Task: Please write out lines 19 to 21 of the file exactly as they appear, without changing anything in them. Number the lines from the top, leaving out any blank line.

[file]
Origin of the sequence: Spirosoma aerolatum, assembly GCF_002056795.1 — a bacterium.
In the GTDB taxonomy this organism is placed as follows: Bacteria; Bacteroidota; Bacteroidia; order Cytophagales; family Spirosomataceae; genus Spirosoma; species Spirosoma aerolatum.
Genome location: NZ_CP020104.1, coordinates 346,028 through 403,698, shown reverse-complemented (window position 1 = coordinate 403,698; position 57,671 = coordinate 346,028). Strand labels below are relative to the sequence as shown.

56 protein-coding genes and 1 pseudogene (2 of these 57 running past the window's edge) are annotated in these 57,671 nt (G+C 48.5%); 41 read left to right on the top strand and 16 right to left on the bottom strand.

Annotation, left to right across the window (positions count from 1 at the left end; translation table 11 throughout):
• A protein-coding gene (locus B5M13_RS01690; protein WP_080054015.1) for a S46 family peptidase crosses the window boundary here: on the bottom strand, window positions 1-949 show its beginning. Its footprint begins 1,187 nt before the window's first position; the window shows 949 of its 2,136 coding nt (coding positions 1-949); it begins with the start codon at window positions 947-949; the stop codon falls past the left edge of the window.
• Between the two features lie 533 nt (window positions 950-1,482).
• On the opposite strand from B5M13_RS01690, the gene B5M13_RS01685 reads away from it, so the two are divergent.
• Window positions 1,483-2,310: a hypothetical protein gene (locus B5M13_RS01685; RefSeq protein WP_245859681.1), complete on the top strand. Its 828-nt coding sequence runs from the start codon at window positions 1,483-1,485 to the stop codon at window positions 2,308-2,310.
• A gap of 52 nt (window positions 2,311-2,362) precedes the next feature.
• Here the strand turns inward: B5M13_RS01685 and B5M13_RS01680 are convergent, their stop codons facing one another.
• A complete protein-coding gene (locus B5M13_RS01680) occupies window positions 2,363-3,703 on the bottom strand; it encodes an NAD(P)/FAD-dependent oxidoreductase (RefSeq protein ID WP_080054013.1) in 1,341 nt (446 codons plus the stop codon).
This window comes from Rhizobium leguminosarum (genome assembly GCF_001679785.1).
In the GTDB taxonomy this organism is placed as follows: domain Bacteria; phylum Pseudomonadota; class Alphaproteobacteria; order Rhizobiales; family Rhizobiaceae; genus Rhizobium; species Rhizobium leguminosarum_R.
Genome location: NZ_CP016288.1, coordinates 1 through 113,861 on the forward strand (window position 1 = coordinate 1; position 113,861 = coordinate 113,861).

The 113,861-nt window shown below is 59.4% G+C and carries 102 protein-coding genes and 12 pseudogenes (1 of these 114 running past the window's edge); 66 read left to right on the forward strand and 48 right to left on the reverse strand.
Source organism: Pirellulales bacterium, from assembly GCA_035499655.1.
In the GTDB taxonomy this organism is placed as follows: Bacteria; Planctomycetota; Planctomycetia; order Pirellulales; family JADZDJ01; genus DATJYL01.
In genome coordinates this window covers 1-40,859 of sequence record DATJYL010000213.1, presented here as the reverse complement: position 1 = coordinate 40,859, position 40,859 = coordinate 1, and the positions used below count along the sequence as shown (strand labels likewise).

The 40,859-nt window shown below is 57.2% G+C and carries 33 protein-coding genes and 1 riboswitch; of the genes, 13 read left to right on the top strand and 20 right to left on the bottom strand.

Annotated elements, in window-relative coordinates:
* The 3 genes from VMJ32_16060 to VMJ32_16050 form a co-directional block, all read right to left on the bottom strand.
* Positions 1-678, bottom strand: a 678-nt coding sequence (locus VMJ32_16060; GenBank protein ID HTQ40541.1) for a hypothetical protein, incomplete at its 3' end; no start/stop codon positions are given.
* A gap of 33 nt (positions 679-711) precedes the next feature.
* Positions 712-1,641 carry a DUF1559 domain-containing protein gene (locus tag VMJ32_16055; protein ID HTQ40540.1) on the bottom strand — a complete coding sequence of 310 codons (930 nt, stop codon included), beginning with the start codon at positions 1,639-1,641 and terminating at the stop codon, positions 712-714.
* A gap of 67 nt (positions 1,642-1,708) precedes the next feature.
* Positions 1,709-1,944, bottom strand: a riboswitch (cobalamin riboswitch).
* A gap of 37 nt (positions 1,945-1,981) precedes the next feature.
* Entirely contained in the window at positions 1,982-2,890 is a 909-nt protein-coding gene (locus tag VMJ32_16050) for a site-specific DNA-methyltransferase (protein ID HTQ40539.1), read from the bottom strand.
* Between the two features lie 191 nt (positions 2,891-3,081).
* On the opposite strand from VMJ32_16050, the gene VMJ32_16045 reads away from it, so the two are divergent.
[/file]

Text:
In genome coordinates this window covers 1-40,859 of sequence record DATJYL010000213.1, presented here as the reverse complement: position 1 = coordinate 40,859, position 40,859 = coordinate 1, and the positions used below count along the sequence as shown (strand labels likewise).

The 40,859-nt window shown below is 57.2% G+C and carries 33 protein-coding genes and 1 riboswitch; of the genes, 13 read left to right on the top strand and 20 right to left on the bottom strand.

Annotated elements, in window-relative coordinates: